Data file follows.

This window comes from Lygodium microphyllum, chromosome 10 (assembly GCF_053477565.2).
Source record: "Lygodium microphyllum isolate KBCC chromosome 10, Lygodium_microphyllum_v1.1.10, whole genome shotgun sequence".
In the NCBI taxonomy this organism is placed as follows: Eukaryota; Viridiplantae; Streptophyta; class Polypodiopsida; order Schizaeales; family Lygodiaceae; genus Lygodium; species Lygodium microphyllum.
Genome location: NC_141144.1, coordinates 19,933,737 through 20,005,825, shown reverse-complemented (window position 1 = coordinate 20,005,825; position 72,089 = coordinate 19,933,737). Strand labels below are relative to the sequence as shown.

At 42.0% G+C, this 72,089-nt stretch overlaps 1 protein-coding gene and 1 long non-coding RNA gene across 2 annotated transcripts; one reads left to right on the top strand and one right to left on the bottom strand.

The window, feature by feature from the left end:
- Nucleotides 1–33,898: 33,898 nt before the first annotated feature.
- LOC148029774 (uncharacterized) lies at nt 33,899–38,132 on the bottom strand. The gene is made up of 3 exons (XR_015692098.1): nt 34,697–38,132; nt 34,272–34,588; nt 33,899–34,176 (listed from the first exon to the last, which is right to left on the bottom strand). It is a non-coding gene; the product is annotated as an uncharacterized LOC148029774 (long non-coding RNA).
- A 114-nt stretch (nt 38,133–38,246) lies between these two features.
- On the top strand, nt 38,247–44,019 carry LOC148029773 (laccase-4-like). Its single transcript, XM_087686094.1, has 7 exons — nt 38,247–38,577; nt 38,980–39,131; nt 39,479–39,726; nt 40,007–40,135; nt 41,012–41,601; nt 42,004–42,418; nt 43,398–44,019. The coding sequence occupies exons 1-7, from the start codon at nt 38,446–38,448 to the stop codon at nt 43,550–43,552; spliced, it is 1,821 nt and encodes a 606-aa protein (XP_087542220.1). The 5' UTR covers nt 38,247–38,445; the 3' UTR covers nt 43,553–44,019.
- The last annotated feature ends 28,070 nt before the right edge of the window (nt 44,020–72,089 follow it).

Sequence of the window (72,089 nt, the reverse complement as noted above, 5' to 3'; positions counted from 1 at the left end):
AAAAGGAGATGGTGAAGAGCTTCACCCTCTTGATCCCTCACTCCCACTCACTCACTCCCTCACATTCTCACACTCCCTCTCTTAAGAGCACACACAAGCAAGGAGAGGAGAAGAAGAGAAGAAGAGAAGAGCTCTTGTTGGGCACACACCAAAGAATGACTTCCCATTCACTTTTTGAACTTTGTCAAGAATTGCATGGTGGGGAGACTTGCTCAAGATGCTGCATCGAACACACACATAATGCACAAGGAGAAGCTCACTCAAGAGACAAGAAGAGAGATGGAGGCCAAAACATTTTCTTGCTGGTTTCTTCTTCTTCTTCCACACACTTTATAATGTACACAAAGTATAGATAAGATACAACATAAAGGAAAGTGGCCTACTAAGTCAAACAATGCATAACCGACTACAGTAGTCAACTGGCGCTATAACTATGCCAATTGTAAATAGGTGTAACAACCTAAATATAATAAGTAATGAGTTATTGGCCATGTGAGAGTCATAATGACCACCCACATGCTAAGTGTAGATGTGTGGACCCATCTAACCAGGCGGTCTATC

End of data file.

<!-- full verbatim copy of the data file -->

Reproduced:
This window comes from Lygodium microphyllum, chromosome 10 (assembly GCF_053477565.2).
Source record: "Lygodium microphyllum isolate KBCC chromosome 10, Lygodium_microphyllum_v1.1.10, whole genome shotgun sequence".
In the NCBI taxonomy this organism is placed as follows: Eukaryota; Viridiplantae; Streptophyta; class Polypodiopsida; order Schizaeales; family Lygodiaceae; genus Lygodium; species Lygodium microphyllum.
Genome location: NC_141144.1, coordinates 19,933,737 through 20,005,825, shown reverse-complemented (window position 1 = coordinate 20,005,825; position 72,089 = coordinate 19,933,737). Strand labels below are relative to the sequence as shown.

At 42.0% G+C, this 72,089-nt stretch overlaps 1 protein-coding gene and 1 long non-coding RNA gene across 2 annotated transcripts; one reads left to right on the top strand and one right to left on the bottom strand.

The window, feature by feature from the left end:
- Nucleotides 1–33,898: 33,898 nt before the first annotated feature.
- LOC148029774 (uncharacterized) lies at nt 33,899–38,132 on the bottom strand. The gene is made up of 3 exons (XR_015692098.1): nt 34,697–38,132; nt 34,272–34,588; nt 33,899–34,176 (listed from the first exon to the last, which is right to left on the bottom strand). It is a non-coding gene; the product is annotated as an uncharacterized LOC148029774 (long non-coding RNA).
- A 114-nt stretch (nt 38,133–38,246) lies between these two features.
- On the top strand, nt 38,247–44,019 carry LOC148029773 (laccase-4-like). Its single transcript, XM_087686094.1, has 7 exons — nt 38,247–38,577; nt 38,980–39,131; nt 39,479–39,726; nt 40,007–40,135; nt 41,012–41,601; nt 42,004–42,418; nt 43,398–44,019. The coding sequence occupies exons 1-7, from the start codon at nt 38,446–38,448 to the stop codon at nt 43,550–43,552; spliced, it is 1,821 nt and encodes a 606-aa protein (XP_087542220.1). The 5' UTR covers nt 38,247–38,445; the 3' UTR covers nt 43,553–44,019.
- The last annotated feature ends 28,070 nt before the right edge of the window (nt 44,020–72,089 follow it).

Sequence of the window (72,089 nt, the reverse complement as noted above, 5' to 3'; positions counted from 1 at the left end):
AAAAGGAGATGGTGAAGAGCTTCACCCTCTTGATCCCTCACTCCCACTCACTCACTCCCTCACATTCTCACACTCCCTCTCTTAAGAGCACACACAAGCAAGGAGAGGAGAAGAAGAGAAGAAGAGAAGAGCTCTTGTTGGGCACACACCAAAGAATGACTTCCCATTCACTTTTTGAACTTTGTCAAGAATTGCATGGTGGGGAGACTTGCTCAAGATGCTGCATCGAACACACACATAATGCACAAGGAGAAGCTCACTCAAGAGACAAGAAGAGAGATGGAGGCCAAAACATTTTCTTGCTGGTTTCTTCTTCTTCTTCCACACACTTTATAATGTACACAAAGTATAGATAAGATACAACATAAAGGAAAGTGGCCTACTAAGTCAAACAATGCATAACCGACTACAGTAGTCAACTGGCGCTATAACTATGCCAATTGTAAATAGGTGTAACAACCTAAATATAATAAGTAATGAGTTATTGGCCATGTGAGAGTCATAATGACCACCCACATGCTAAGTGTAGATGTGTGGACCCATCTAACCAGGCGGTCTATC